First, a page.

Has anyone else had a problem with cramping and/or general soreness in their hands when first starting out? I know I have a touch of arthritis, but not serious. After knitting for a while I have to stop and take a break as my hands hurt like crazy. Am I doing something wrong or does it just take a while to get the muscles used to the new activity?
On an unrelated side note, I wish I had discovered knitting last year when I was laid up from a car wreck. I was down for 14 months from a fractured pelvis and knitting sure would have been a great way to pass the time. Kicking myself for not having thought of it then. I blame the narcotics.
Ok, is it just me or are the women on other knitting related sites a bit hostile towards male knitters?
Do they feel that we are somehow encroaching on their turf? What gives?
you've been warned.
okay - this isn't a full head of steam screaming rant - more of an "I don't understand the world I'm living in and think I may be crazy" rant.
Let me say first that I'm no expert; I am also aware I am much more "fly by the seat of my pants" in style then many people; and I try to take the advice of my acting coach (Dare to Suck!) to heart in life as well as on-stage;
But just how detailed do people expect directions to be ??? ! ???
For example - There is a circular shawl pattern out there that starts with:
Cast on 8 stitches; knit one round; double the number of stitches on the next round (16 stitches).
I can think of several ways to accomplish the above - most of which would not make much difference at all in the final product. We are talking a total of 32 stitches in an item with many thousands of stitches. The three most miniscule rows in a shawl with almost 200 rounds.
Would you believe over ***THREE WEEKS*** of discussion on how to cast on and what method to double the stitches? and wether or not they should join the stitches into a round at the caston, on the first round, or after doubling.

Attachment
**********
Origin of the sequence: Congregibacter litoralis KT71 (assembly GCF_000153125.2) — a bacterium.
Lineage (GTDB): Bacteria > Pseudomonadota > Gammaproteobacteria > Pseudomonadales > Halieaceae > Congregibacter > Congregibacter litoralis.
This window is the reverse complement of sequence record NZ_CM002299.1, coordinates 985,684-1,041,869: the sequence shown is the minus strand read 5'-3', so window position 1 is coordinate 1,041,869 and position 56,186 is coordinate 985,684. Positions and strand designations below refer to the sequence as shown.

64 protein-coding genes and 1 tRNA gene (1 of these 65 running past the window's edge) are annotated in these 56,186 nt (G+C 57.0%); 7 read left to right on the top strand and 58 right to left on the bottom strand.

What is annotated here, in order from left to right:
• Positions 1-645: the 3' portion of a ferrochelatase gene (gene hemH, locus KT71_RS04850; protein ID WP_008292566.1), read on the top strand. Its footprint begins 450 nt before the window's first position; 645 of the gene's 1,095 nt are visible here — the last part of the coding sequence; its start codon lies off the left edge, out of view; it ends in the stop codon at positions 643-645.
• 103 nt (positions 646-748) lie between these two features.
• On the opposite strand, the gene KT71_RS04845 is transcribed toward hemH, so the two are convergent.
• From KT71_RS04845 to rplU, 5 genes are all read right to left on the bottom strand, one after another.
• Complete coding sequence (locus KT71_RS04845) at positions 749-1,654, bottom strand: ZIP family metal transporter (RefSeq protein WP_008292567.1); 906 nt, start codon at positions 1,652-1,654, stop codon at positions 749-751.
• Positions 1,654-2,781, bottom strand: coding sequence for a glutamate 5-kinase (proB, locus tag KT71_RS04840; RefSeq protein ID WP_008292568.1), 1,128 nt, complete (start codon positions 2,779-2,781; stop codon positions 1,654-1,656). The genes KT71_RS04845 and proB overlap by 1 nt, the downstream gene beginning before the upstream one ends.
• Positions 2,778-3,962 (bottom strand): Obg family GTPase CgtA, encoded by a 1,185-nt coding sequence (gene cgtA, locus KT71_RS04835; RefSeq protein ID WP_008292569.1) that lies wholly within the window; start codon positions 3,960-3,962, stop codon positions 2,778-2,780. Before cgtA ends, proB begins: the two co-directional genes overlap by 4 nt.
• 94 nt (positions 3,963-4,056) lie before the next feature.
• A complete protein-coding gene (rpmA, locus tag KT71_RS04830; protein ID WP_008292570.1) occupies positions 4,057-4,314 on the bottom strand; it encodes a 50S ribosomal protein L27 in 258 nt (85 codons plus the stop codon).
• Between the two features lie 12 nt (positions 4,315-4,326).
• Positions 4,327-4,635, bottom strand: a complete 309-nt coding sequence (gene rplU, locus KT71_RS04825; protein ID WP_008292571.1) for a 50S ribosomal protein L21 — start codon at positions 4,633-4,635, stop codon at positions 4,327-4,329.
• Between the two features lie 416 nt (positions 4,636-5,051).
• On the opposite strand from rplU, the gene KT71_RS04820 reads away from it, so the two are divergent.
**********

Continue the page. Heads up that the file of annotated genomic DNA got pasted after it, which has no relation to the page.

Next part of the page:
Am I the crazy one or is the above taking obsessive to an extreme? Good God, if you can't decide which way - an hour or so of experimenting could give you multiple examples to choose from and you could then proceed!
The effing samoyed dog fur afghan is finished, photoed, and delivered. The new owner will have to wash, stretch and block it. I will post pictures soon. I am VASTLY relieved to see that thing gone, as nice as it was....
When I found out Granny would be coming with the in laws for the holidays, I decided it was time to knit her something. This would be Christmas #2 without Granddad, and the Best Beloved and I wanted it to be special. Granny is a bit of a hoot - not the traditional grandma, she was always more comfortable dealing cards than baking cookies. Upon getting her first hearing aids, she remarked, loudly and in a crowd, that she had no idea it made so much noise when she pee-ed.
I decided that Fun Fur stole would be just the thing (the "Chinchilla Stole" on the Lion Yarn website). This was before I had ever knitted with Fun Fur.
Now, I have been knitting for 20 years or so. I spin most of my own yarn. I long ago memorized Elizabeth Zimmerman's percentage system and have given up on patterns. I am as comfortable knitting with the right hand as with the left hand. I am not a great knitter, but I am as comfortable with yarn and needles as I ever expect to get - but I met my match with Fun Fur!!!
The first challenge was dropping a stitch. Generally, not much of a challenge, but between the lashes of this eye lash yarn and the slipperyness of the polyester - I ended up having to rip the whole thing out and start over 1/3 of the way through.
Can a Christmas tree be any more Texan than this? It's 7'x6'x5' and did I have a blast this holiday!